Wednesday, 1 February 2017

the pre-fab four

At a time when popular culture and entertainment in flush with reprisals and reboots, many of which are not deserving of our nostalgia and really defy explanation other than derivative vehicles for some marketing tie-in, it was refreshingly discordant to come across this appreciation of fifty years since the debut of the Monkees.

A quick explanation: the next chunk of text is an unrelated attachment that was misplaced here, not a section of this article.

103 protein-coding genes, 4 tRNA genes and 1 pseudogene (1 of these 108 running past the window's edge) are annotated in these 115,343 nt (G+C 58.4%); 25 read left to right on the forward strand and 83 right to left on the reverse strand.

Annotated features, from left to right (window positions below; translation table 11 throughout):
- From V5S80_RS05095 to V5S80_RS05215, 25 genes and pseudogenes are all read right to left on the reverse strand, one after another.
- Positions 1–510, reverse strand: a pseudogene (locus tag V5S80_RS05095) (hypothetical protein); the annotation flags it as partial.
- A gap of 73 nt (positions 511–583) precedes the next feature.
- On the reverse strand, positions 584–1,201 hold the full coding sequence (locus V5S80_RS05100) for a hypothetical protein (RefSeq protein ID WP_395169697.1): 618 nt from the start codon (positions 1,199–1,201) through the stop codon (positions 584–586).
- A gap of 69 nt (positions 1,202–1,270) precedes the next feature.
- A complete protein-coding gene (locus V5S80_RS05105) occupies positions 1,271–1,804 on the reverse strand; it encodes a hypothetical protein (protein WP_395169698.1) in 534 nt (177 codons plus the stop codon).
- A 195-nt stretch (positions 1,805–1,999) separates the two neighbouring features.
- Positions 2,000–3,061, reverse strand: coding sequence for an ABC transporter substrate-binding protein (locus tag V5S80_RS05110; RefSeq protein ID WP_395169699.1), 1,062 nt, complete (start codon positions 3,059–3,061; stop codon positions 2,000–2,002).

Like the narrator, I realised that I probably had not really spared a thought for the band for years until that moment but being confronted with the intimately familiar repertoire again, I found myself thinking that these numbers were actually really well performed and not just the floss that I had always dismissed them as. Maybe it was that TV show theme that haunted the group—who were originally conceived as a sitcom about an aspiring group of musicians to be like the Beatles—and how both arms of the franchise unfolded concominently, making the music literally incidental. No faulting the band for what they label expected them to do, but it’s strange how I was compelled to hold one opinion—with some conviction and made me think of the Berenstein/Berenstain phenomenon, which is the manifestation of a false or alternate memory—sometimes known as the Mandela Effect as significant portions of the population swore and still possibly maintain that they have vivid, shared memories of Nelson Mandela’s funeral years prematurely.